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Fort Lewis men’s basketball team sees massive roster turnover after historic season

Skyhawks only return three players from last year
Sekou Dembele of Fort Lewis College looks up for a shot while playing Northern New Mexico at FLC last year. Dembele is one of three returning players on this season’s Fort Lewis squad. (Jerry McBride/Durango Herald)

Roster turnover is inevitable these days in college basketball with Name, Image and Likeness (NIL) and players being able to transfer and play right away – even after winning a program-record 29 games like the Fort Lewis men’s basketball team did last season.

The Skyhawks return only three players from last year’s historic squad that won a share of the Rocky Mountain Athletic Conference regular-season title and won the RMAC tournament title.

Akuel Kot was a huge reason for the Skyhawks’ success last season. The 6-foot-2 guard averaged 24.3 points per game, the fourth-best mark in all of NCAA Division II basketball.

But after ripping nets in the RMAC, Kot transferred to Wyoming.

“We had hoped to keep him to be completely transparent,” Skyhawks coach Bob Pietrack said. “But we’re certainly rooting for him, love him and are very grateful for everything Akuel did for us.”

The Skyhawks also lost second-leading scorer JaQuaylon Mays and third-leading scorer Brendan Boatwright to graduation, as well as senior starters Brendan La Rose and Dunnell Stafford.

Despite losing that core group, Pietrack saw an upside.

“Because of the portal, it was much easier to reload, especially off 29 wins,” he said.

Reload the Skyhawks did.

Pietrack grabbed numerous talented players out of the transfer portal. Senior guard Malik Whitaker and junior guard Samier Kinsler transferred to the Skyhawks after being all-league players at West Virginia State.

Junior forward Isaiah Thompson transferred from CSU Pueblo after averaging 11.9 points and 9.6 rebounds per game, and junior guard Tristan Hurdle transferred from CSU Pueblo as well after missing last season with an injury.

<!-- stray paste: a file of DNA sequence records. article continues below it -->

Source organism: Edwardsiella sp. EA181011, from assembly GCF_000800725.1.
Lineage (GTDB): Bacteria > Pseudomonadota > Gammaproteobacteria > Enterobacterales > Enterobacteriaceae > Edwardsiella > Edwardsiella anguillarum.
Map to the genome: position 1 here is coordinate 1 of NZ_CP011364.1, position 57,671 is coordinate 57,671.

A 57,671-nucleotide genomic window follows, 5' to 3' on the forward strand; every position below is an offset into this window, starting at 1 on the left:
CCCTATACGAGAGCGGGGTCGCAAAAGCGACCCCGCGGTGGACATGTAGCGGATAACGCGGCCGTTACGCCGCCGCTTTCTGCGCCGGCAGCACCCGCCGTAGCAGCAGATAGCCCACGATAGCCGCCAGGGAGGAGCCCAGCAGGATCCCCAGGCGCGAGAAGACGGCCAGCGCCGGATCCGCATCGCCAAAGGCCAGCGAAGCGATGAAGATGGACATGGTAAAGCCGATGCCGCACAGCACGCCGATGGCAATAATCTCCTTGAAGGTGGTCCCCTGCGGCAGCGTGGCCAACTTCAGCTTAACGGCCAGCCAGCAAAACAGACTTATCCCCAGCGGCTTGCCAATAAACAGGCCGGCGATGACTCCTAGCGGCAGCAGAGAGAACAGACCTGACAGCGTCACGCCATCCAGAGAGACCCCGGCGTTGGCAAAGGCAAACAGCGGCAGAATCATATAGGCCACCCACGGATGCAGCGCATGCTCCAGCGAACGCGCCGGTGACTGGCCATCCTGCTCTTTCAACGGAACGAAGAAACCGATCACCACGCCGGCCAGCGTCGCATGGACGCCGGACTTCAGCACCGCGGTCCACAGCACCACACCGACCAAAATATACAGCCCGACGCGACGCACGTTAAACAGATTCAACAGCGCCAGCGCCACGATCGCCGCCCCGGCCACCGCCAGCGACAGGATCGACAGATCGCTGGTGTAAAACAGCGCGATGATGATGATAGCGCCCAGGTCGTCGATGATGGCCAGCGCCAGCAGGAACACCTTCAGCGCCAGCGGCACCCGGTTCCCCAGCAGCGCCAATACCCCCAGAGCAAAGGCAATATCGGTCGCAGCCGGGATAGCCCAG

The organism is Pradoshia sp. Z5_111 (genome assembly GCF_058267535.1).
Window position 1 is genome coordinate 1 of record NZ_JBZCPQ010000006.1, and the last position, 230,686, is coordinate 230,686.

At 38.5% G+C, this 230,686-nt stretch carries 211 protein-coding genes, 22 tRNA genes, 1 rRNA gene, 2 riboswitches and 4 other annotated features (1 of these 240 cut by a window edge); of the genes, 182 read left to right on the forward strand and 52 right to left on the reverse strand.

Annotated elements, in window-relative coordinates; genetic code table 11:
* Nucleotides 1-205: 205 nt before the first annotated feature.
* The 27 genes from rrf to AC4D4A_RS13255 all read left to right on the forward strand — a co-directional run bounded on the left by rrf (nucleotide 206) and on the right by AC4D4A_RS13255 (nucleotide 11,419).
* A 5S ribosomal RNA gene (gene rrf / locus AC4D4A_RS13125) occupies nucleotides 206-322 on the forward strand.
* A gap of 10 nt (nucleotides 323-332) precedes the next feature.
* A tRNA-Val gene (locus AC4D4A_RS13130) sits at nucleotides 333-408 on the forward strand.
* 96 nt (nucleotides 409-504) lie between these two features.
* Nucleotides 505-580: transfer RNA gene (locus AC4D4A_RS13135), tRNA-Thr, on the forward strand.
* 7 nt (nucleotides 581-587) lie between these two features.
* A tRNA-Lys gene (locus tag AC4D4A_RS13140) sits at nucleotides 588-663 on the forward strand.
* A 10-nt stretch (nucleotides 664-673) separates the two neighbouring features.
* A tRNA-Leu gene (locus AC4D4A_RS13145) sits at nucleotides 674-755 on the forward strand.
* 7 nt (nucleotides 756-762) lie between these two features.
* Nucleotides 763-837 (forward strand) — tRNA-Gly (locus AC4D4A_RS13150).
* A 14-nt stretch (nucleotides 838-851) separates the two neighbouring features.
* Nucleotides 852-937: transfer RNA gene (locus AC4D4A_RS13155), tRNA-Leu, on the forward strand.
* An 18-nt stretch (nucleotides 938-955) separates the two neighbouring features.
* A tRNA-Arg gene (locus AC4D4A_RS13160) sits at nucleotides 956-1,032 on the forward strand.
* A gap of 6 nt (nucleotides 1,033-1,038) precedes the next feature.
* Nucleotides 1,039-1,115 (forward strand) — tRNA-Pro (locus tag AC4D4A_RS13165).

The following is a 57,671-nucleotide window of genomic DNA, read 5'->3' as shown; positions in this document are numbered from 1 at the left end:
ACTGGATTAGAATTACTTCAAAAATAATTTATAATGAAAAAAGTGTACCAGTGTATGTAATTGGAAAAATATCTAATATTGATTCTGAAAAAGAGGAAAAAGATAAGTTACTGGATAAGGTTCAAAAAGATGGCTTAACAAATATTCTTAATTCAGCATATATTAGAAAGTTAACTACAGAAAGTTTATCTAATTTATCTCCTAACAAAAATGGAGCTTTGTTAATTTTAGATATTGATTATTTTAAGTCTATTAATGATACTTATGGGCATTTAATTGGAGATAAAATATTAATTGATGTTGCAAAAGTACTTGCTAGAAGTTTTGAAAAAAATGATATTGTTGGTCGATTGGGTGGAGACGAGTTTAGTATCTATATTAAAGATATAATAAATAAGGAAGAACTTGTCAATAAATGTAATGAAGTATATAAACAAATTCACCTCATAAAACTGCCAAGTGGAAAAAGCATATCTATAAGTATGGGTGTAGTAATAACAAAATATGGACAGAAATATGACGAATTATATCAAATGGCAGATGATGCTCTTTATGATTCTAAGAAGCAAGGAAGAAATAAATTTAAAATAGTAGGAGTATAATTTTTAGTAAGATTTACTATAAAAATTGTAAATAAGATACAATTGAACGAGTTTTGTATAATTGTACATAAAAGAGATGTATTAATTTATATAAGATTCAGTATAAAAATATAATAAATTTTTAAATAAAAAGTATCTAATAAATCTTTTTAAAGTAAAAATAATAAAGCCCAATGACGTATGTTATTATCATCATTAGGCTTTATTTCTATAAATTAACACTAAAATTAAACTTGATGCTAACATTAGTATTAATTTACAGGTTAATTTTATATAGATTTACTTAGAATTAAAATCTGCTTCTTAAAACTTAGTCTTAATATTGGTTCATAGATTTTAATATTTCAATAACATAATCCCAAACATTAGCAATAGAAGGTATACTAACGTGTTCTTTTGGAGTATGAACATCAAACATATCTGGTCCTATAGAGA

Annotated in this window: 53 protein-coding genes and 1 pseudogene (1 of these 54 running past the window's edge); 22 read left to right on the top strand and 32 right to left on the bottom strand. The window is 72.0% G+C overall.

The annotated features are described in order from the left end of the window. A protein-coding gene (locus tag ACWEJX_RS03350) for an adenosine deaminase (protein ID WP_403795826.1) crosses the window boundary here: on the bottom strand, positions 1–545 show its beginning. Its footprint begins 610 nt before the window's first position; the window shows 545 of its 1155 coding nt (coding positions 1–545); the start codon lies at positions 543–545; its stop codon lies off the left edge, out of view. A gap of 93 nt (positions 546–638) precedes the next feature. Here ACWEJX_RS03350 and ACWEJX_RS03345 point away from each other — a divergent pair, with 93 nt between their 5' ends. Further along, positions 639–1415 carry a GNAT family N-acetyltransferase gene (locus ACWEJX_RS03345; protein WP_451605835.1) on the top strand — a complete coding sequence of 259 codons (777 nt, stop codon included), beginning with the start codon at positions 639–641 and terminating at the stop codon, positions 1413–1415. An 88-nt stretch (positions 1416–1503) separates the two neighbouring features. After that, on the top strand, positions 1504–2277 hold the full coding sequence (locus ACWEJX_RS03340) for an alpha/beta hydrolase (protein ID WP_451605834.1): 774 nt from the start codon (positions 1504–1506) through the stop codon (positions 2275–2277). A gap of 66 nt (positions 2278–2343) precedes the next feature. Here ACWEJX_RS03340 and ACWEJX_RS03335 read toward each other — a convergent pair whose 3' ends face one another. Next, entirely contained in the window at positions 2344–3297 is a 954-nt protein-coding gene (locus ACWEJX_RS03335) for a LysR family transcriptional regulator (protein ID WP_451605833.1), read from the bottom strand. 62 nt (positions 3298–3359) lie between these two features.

Junior forward Brayden Carter transfers in from Regis University after averaging 11.7 points and 5.2 rebounds last year. Redshirt sophomore Amondo Miller Jr. transfers in from Colorado where he spent two seasons at the Division I level.

“Just in those five transfers, we have five Division II transfers that have a wealth of experience,” Pietrack said. “Then a kid like Amondo Miller coming in from CU that out of high school, any program in the RMAC would have done back flips for.”

Pietrack was also excited when talking about junior guard Jhei-R Jones. He transferred to Fort Lewis from Kaskaskia College after shooting a National Junior College Athletic Association-best 49.6% from 3-point range last season.

“That kid’s a stud,” Pietrack said.

On top of that influx of talent, junior guard Obi Agbim is back after averaging 10.1 points a game last year. Senior center Sekou Dembele also returns after coming off the bench last season, averaging 4 points a game and 4.7 rebounds per game. Senior guard and 2023-24 captain Junior Garbrah returns after averaging 7.5 points per game.

“The experience of going through the league last year and the expectation in playing with a target on our back those guys understand,” Pietrack said about the three returners. “We take those guys and we mix in as talented of a recruiting class our league has.”

Although Fort Lewis scored 84 points per game last season, which ranked 18th in all of Division II, Pietrack thinks this year’s squad can take on a new identity.

“Our team this year has the chance to be the best defensive team in my nine seasons,” Pietrack said. “We have a chance to be a very good defensive team, so I don’t know if the points will be as high. I still think we’re going to score but we’ve been real focused on keeping the other team from scoring.”

Pietrack is excited about the size his team’s wings and centers will provide. He also expects his guards to play defense on all 94 feet of the court to disrupt the other teams’ rhythm offensively.

Pietrack’s optimistic after seeing his players compete hard in practice, and he’s also fond of the character of this group.

Will this group uphold the Fort Lewis standard Pietrack talked about at Skyhawks Madness? The answer won’t have anything to do with wins and losses.

“The biggest standard for us is how we compete,” Pietrack said. “We have a long history of competing … we’re going to compete at what we call a championship level. That’s our standard. We don’t set goals throughout the year. We want to compete at a championship standard. If we do that then we put ourselves in a position to play meaningful games in March.”


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